In Order To Be The Best Steward Of The Company That You Can Be, You Must Take Your Leadership Role Of Nurturing Tomorrow’s Leaders Very Seriously.
By Steve Schumacher
One of the most gratifying activities I have ever been involved in was setting up a process to identify and develop high-potential employees within a company. It took a year to get the process where we wanted it to be.
At the end of that year, we had identified the potential for leadership of every employee in the company. In addition, we had a process of moving those people into developmental positions along with continual coaching and mentoring by higher level leaders.
Once the process was up and running, he thing I heard over and over again from the high-potential employees was how nice it was to be identified openly and given the visibility to make a difference. Historically, the high performers were just given more workload and their managers were fearful of losing them and their productivity.
In order to be the best steward of the company that you can be, you must take your leadership role of nurturing tomorrow’s leaders very seriously. If you do not identify them and develop their talents, they are very likely to leave and become a resource to another company. Following are some things you can do to identify and develop your future leaders.
Identify future leader behaviors. The best way to do this is to develop a team with the responsibility to identify what behaviors you are looking for in the leaders of tomorrow. In my experience, the one common thread is high performance.
After that, it can be a number of things – taking on more responsibility, good communication skills, a go-getter attitude, working well with others, and modeling company values. Another behavior that is fairly consistent across high potential employees is the ability to accept criticism well and act on it.
Identify developmental positions. Take a look at your organization and each of the positions within it. Characterize each job by what kind of skills are developed in each – technical skills, big picture skills and people skills.
All three are vital for future leaders, and exposure to various jobs every couple years will enhance those skills.
Gap analysis. Once you have identified the behaviors you are seeking in your future leaders, it is time to look at each employees and do an honest evaluation of where they are with those skills.
Once you have done that, a gap will emerge of where those employees are and where they need to be.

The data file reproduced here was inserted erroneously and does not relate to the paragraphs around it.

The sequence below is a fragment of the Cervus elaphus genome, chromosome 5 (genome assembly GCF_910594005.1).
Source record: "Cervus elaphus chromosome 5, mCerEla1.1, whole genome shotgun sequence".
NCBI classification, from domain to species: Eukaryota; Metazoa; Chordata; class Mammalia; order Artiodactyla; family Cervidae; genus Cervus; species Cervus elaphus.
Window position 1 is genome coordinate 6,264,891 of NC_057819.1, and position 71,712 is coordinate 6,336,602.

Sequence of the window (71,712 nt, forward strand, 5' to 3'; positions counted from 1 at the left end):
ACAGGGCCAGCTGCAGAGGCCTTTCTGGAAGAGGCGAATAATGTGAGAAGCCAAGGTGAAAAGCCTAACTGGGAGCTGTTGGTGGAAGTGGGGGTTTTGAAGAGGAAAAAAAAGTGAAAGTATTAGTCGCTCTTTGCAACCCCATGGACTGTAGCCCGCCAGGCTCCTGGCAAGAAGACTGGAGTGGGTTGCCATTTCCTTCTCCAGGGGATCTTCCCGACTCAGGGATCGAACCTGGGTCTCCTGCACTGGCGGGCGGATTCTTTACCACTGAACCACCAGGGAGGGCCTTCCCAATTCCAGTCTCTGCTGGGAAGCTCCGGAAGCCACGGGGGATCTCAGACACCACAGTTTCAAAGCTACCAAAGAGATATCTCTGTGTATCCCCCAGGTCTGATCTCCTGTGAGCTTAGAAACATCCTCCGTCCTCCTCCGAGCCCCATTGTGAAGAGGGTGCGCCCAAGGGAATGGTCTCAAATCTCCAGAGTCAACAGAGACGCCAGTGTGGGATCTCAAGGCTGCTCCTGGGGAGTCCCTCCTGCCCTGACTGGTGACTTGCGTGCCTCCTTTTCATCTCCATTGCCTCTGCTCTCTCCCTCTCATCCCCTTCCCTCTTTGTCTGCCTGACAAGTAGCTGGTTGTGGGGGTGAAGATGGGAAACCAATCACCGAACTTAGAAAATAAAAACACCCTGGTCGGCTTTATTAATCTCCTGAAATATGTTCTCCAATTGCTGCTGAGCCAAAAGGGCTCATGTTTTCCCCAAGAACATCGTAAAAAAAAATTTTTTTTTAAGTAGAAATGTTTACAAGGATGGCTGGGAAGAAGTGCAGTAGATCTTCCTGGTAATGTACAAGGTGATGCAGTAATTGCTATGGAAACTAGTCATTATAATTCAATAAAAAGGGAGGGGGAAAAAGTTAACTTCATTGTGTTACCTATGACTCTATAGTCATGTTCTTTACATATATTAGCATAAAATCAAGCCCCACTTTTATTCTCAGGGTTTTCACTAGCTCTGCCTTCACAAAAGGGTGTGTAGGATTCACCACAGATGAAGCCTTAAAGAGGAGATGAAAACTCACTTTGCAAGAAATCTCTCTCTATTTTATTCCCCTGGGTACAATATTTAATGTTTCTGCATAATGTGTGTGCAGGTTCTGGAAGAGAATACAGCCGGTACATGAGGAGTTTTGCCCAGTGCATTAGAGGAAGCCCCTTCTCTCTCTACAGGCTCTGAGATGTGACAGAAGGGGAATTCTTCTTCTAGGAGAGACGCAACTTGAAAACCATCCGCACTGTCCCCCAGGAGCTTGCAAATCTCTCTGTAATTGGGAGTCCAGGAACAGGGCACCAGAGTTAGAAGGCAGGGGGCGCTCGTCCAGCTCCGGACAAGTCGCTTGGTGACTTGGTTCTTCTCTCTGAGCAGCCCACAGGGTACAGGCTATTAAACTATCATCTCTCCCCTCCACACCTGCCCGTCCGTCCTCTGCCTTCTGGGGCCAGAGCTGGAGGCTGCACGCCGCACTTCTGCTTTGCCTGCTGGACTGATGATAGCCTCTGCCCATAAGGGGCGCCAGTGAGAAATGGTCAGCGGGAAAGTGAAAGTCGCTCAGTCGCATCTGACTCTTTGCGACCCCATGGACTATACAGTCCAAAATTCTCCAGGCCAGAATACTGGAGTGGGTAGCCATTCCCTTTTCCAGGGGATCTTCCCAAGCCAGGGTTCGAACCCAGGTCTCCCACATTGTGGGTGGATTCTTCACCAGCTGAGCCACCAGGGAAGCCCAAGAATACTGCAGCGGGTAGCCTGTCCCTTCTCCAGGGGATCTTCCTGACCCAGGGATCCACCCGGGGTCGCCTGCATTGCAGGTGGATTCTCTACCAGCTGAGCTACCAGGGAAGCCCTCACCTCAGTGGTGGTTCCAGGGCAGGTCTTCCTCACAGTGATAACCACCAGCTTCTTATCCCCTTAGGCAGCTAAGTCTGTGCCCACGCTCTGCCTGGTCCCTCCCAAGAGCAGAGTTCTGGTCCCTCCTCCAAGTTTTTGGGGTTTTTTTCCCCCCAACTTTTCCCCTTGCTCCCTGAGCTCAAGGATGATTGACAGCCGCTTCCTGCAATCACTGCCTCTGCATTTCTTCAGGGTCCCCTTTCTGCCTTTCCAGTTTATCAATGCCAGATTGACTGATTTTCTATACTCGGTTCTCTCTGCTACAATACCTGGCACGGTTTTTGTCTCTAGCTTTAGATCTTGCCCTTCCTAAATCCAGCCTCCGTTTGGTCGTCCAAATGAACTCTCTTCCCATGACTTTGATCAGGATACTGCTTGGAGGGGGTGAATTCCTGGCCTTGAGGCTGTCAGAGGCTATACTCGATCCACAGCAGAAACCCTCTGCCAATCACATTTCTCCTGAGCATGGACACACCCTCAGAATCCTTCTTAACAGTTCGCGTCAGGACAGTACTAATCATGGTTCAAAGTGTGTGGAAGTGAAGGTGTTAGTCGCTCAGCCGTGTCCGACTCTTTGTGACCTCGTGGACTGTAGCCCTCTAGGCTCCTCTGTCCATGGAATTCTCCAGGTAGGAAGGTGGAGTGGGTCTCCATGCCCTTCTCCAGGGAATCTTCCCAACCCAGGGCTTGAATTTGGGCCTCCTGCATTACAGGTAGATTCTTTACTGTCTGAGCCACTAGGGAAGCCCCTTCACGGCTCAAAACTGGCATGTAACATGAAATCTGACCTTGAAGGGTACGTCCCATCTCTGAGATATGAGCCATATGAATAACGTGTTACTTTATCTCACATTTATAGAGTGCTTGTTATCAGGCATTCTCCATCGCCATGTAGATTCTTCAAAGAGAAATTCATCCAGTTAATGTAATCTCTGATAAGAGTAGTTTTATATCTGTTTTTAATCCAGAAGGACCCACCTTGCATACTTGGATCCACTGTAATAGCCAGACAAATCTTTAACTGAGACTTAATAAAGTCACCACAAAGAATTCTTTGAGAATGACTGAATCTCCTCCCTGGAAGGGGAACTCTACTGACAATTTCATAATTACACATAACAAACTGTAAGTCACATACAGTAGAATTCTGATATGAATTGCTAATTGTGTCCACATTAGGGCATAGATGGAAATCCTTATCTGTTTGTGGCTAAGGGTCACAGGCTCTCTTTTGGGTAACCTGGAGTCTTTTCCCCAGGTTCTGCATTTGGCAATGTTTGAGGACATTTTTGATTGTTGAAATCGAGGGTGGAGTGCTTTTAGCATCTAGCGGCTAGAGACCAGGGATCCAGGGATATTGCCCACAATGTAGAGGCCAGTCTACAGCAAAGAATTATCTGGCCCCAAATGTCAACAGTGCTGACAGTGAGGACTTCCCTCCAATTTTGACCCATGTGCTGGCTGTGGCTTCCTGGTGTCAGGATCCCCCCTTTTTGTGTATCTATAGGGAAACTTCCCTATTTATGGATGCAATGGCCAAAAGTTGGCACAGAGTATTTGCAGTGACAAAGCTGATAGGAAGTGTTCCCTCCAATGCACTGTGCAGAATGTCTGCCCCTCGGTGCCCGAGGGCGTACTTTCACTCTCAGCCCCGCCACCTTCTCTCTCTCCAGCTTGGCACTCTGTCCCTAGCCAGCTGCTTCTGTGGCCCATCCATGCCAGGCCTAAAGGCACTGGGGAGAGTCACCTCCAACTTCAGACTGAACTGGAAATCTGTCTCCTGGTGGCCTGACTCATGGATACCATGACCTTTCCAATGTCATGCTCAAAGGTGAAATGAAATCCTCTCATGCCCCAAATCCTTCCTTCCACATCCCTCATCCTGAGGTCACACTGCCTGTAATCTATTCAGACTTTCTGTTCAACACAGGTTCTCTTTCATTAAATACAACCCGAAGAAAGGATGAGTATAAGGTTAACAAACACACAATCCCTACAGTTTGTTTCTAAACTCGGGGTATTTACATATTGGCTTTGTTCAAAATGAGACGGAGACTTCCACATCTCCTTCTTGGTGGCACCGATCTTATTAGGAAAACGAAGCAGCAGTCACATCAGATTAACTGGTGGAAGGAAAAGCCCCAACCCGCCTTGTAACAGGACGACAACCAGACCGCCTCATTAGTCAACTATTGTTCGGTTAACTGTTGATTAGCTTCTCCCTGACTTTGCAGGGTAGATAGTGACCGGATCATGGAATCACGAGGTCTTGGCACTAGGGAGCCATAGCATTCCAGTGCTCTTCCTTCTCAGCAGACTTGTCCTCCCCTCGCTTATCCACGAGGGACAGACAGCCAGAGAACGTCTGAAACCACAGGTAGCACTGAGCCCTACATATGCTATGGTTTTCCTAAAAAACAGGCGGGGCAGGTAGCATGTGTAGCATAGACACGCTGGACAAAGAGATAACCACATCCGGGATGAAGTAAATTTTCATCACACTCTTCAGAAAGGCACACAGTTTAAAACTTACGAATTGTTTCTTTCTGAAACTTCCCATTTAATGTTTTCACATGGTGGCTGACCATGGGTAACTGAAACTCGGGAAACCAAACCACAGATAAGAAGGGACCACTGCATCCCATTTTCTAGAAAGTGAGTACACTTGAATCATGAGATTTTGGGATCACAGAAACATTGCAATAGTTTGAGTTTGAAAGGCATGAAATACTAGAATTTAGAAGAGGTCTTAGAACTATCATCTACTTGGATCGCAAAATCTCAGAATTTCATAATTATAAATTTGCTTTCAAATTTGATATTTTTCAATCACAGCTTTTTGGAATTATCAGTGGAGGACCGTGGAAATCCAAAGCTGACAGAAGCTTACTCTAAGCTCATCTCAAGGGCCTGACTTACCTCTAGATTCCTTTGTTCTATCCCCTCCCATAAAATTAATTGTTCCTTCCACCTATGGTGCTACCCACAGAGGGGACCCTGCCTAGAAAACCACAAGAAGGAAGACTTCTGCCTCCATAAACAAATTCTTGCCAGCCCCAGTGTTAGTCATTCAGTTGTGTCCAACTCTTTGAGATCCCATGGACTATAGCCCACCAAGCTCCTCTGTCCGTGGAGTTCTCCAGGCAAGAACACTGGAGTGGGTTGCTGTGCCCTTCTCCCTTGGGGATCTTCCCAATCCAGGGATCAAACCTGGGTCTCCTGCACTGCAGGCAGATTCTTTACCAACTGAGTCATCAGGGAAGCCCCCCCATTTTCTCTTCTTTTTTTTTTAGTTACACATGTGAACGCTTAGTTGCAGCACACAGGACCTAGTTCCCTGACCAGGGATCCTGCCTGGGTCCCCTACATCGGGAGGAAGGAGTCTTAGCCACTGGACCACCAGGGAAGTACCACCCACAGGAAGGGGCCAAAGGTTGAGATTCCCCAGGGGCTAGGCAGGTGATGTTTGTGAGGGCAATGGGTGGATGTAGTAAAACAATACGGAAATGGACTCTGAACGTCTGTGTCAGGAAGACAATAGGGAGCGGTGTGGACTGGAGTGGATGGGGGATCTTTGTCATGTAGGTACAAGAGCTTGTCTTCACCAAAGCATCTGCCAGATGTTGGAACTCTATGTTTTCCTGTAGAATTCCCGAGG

Development plan. This is the crucial action-oriented portion of the pro-cess. I have seen too many companies take the first three steps, then not take action.
A training and development plan must be put together for each future leader that includes necessary training, a career path, mentoring and coaching. I believe it is best, at this point, to involve the employees in the development planning process. Do not keep it in the dark. By involving them, you will gain their buy-in and acceptance of the process.
Set stretch goals. Most future leaders thrive on challenges. A lot of companies set what they call stretch goals at annual review time. For your future leaders, the goals must truly be a stretch that is difficult yet achievable. High performers thrive on this sort of thing.
Do not hesitate to push your future leaders to greater heights.
Consistent monitoring. The team that is responsible for developing this process should be the ones to constantly monitor the progress of development for future leaders. They should report to the senior team on a regular basis how things are going.
They need to make sure that the high potentials are getting the development, coaching and mentoring that they need to truly develop. If the managers throughout the company are not doing this, or are not capable of doing this, something must be changed.
It is so easy in our jet-speed pace of today to only think about last week, this week, and next week. When it comes to developing the leaders of tomorrow, your company and you must take responsibility for making that happen.
High achievers need, and demand, development or they will leave. It is as simple as that. If you, as a leader, take your leadership responsibilities seriously, you understand that and work toward not only keeping those employees, but ensuring the future of the company at the same time.